Cherry
What is different between "Yet" and "But"? How can I distinguish these two words in a sentence which needs a conjunction to connect 2 independent clauses?
Sep 7, 2018 11:27 AM
Answers · 4
Multicultural here? I think that only Tom's comment is close to Cherry's answer, yet we can't satisfy her! I think she means "yet" which acts a bit like "nevertheless": -- She's poor, yet honest → Even if she's poor, she's (anyway/ still) honest. *But is more generic.
September 7, 2018
In a situation where you connect two sentences which show some contrast, you can use both. But usually "but" suits everywhere. "Yet" sounds like making the contrast more obvious. You can use it in place of "however" for example. And there is a different meaning of "yet" which is "up until now" and you use it in negative sentences in the end. That is its usual meaning. Eg: I haven't done it yet. = I have not done it up until now.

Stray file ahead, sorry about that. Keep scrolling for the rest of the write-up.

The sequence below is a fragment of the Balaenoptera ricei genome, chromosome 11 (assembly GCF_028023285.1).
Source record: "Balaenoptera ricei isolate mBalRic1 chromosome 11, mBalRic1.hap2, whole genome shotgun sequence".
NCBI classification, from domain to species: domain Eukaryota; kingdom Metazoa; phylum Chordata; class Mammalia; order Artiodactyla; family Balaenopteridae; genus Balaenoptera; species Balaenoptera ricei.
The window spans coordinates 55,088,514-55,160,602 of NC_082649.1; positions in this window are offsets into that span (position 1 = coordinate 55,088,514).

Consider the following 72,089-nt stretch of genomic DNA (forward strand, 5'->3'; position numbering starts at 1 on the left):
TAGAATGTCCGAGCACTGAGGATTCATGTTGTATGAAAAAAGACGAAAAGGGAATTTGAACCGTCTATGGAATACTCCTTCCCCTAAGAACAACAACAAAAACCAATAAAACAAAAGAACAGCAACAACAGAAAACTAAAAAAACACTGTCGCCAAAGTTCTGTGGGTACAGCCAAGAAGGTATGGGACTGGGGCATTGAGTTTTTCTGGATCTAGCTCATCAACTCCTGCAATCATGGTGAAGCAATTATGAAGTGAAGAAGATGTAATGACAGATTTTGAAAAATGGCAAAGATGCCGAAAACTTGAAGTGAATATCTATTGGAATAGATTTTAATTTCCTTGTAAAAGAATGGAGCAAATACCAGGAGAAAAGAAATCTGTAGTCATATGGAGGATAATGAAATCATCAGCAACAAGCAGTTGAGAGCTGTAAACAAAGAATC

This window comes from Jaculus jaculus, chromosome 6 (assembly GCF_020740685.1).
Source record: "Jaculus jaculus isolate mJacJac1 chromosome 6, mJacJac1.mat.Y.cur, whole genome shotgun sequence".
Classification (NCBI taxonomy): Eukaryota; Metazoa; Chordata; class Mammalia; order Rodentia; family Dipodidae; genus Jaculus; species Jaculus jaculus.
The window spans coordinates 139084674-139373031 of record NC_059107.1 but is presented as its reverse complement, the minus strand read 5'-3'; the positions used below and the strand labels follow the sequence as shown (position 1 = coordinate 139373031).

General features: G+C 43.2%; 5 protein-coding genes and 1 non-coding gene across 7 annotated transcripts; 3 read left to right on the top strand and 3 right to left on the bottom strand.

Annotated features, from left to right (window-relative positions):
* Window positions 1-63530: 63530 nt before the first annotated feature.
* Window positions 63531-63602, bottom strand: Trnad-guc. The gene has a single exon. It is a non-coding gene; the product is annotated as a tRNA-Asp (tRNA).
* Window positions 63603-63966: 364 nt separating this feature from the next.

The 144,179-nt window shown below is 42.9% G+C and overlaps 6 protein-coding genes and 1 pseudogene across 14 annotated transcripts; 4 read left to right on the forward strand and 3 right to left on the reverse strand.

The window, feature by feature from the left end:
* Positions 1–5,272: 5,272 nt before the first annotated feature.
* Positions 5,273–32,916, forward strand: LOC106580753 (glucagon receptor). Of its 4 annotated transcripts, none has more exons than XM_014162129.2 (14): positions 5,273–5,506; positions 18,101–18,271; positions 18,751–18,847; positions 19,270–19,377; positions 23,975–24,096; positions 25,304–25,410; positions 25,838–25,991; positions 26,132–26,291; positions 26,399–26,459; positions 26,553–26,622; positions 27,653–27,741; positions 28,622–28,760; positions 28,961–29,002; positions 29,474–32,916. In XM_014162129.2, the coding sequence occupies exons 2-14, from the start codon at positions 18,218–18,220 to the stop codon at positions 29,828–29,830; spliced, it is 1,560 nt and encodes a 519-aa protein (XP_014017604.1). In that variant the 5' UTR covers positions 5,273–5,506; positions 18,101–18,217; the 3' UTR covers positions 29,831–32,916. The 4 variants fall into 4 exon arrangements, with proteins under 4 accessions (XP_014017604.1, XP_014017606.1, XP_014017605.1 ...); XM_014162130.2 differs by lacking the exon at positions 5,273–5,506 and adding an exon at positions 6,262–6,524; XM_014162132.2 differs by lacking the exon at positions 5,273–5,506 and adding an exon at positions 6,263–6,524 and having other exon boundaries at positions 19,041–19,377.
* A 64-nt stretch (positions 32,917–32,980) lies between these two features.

September 7, 2018
Yet is used in negative sentences and questions to talk about the things that has not happened but that you expect to happen: I haven’t seen that movie yet. But is used to express contrast between opposite true: She is tall, but her sister is shorter. My English is not so good, but I hope to improve soon!
September 7, 2018
Do you mean something like this? - The lions had not eaten for days, and yet they didn’t attack the tourists Vs - The lions had not eaten for days, but still, they didn’t attack the tourists ?
September 7, 2018
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